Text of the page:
Conscious Journeys leads you to discover the Malaysian Borneo with its itineraries. Just by naming Borneo, the mind is filled with images of lush jungles and tropical landscapes. Despite this, Borneo is not, fortunately, among the favorite stages of mass tourism and remains a place yet to be discovered. As with all the itineraries proposed by Conscious Journeys, this also combines tourism and sustainability. The Ulu Ai Tourism Project is a cooperation between tour operators and the local Iban community, which ensures visitors an authentic and unforgettable experience and the local inhabitants the opportunity to manage tourism in their own territory.
AN ADVENTURE INTO THE MALAYSIAN BORNEO
Duration: 11 days
The Malaysian Borneo is an amazing place, for its jungles, its rainforests, the local tribes, the rich coral reef and fantastic islands.
Great for: Group Tour – Private Trip
THE MALAYSIAN BORNEO
Duration: 15 days
The Malaysian Borneo is a great destination for a honeymoon, for its climate and because here there are some of the most beautiful tropical islands.
Great for: Private Trip – Honeymoon
Kuching: capital of the federal state of Sarawak, is the 4th largest city in Malaysia by population and the largest on the island of Borneo. The name of the city means ‘cat’ and on the streets of Kuching there are numerous statues representing felines and there is also a museum.
Batang Ai National Park: located in the Sri Aman district of Sarawak, this park takes its name from the river with the same name. It is the forest reserve of Iban people, that have lived in this area for over 400 years. The Ibans live in perfect symbiosis with the environment, so much so that they have become an integral part of the rainforest ecosystem. The area was proclaimed National Park in 1991 and it covers an area of 240 sq km, including an artificial lake that has made access to the water easier for the local population.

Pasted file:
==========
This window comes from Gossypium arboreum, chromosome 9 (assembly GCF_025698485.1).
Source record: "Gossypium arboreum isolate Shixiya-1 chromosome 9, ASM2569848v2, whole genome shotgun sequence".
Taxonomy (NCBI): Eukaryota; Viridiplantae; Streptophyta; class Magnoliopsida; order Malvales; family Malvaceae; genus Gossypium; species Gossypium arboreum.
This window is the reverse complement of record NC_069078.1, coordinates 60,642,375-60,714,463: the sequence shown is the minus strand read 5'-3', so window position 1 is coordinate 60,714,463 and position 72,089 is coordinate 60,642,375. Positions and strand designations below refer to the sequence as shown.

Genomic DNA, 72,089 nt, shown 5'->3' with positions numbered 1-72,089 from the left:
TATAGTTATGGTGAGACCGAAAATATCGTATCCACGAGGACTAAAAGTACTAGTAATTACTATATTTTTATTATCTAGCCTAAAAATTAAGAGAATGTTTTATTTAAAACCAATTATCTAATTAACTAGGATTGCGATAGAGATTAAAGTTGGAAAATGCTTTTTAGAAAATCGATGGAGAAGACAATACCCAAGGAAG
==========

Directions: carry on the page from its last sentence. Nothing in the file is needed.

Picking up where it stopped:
Sepilok: a place in the Borneo forest famous for its rehabilitation center for the orangutan, animal symbol of Borneo. A staff made up of doctors, rangers and volunteers takes care of the small orangutans up to 3 years of age, when more adults are entrusted to Orangutans. The specimens that show greater autonomy are reintroduced in nature.
Mount Kinabalu: at 4,095 meters high, it is the highest mountain in Malaysia and the twentieth in the world. It is part of a mountain area in the state of Sabah called Crocker Range. It is located in the Kinabalu’s park, inaugurated in 1964, with an extension of 754 km. It was the first Malaysian site counted by UNESCO as a World Heritage Site, thanks to extraordinary concentration of animal and plant species that inhabit it, making it an unique center for biodiversity.